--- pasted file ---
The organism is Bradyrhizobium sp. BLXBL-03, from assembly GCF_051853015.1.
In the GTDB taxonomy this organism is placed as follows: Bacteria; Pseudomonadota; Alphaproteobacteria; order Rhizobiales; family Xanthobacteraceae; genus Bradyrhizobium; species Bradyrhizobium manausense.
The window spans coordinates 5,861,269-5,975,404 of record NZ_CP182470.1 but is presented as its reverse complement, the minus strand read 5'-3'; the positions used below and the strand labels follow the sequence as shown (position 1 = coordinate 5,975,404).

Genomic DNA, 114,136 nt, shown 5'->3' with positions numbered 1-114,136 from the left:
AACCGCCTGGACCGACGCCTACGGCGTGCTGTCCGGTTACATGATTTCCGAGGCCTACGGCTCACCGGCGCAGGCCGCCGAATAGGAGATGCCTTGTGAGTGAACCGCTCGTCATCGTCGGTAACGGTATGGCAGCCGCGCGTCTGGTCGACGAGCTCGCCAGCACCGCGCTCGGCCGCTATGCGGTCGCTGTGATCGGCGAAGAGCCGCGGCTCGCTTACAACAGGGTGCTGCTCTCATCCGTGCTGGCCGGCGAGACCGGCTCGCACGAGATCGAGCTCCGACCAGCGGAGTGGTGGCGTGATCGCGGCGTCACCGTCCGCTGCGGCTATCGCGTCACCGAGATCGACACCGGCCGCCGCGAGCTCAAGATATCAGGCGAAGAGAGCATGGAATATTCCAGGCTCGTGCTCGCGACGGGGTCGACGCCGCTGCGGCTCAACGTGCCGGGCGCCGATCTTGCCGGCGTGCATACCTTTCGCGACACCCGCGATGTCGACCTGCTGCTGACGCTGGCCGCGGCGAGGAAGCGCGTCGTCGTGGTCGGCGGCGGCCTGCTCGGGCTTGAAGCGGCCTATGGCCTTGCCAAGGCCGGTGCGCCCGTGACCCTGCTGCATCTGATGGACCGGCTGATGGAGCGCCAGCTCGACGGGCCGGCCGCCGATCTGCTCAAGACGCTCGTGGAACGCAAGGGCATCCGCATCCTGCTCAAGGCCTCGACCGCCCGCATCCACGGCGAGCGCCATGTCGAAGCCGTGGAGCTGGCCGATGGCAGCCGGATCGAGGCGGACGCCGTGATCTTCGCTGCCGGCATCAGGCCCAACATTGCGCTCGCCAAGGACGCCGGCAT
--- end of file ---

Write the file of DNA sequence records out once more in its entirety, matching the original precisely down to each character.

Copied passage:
The organism is Bradyrhizobium sp. BLXBL-03, from assembly GCF_051853015.1.
In the GTDB taxonomy this organism is placed as follows: Bacteria; Pseudomonadota; Alphaproteobacteria; order Rhizobiales; family Xanthobacteraceae; genus Bradyrhizobium; species Bradyrhizobium manausense.
The window spans coordinates 5,861,269-5,975,404 of record NZ_CP182470.1 but is presented as its reverse complement, the minus strand read 5'-3'; the positions used below and the strand labels follow the sequence as shown (position 1 = coordinate 5,975,404).

Genomic DNA, 114,136 nt, shown 5'->3' with positions numbered 1-114,136 from the left:
AACCGCCTGGACCGACGCCTACGGCGTGCTGTCCGGTTACATGATTTCCGAGGCCTACGGCTCACCGGCGCAGGCCGCCGAATAGGAGATGCCTTGTGAGTGAACCGCTCGTCATCGTCGGTAACGGTATGGCAGCCGCGCGTCTGGTCGACGAGCTCGCCAGCACCGCGCTCGGCCGCTATGCGGTCGCTGTGATCGGCGAAGAGCCGCGGCTCGCTTACAACAGGGTGCTGCTCTCATCCGTGCTGGCCGGCGAGACCGGCTCGCACGAGATCGAGCTCCGACCAGCGGAGTGGTGGCGTGATCGCGGCGTCACCGTCCGCTGCGGCTATCGCGTCACCGAGATCGACACCGGCCGCCGCGAGCTCAAGATATCAGGCGAAGAGAGCATGGAATATTCCAGGCTCGTGCTCGCGACGGGGTCGACGCCGCTGCGGCTCAACGTGCCGGGCGCCGATCTTGCCGGCGTGCATACCTTTCGCGACACCCGCGATGTCGACCTGCTGCTGACGCTGGCCGCGGCGAGGAAGCGCGTCGTCGTGGTCGGCGGCGGCCTGCTCGGGCTTGAAGCGGCCTATGGCCTTGCCAAGGCCGGTGCGCCCGTGACCCTGCTGCATCTGATGGACCGGCTGATGGAGCGCCAGCTCGACGGGCCGGCCGCCGATCTGCTCAAGACGCTCGTGGAACGCAAGGGCATCCGCATCCTGCTCAAGGCCTCGACCGCCCGCATCCACGGCGAGCGCCATGTCGAAGCCGTGGAGCTGGCCGATGGCAGCCGGATCGAGGCGGACGCCGTGATCTTCGCTGCCGGCATCAGGCCCAACATTGCGCTCGCCAAGGACGCCGGCAT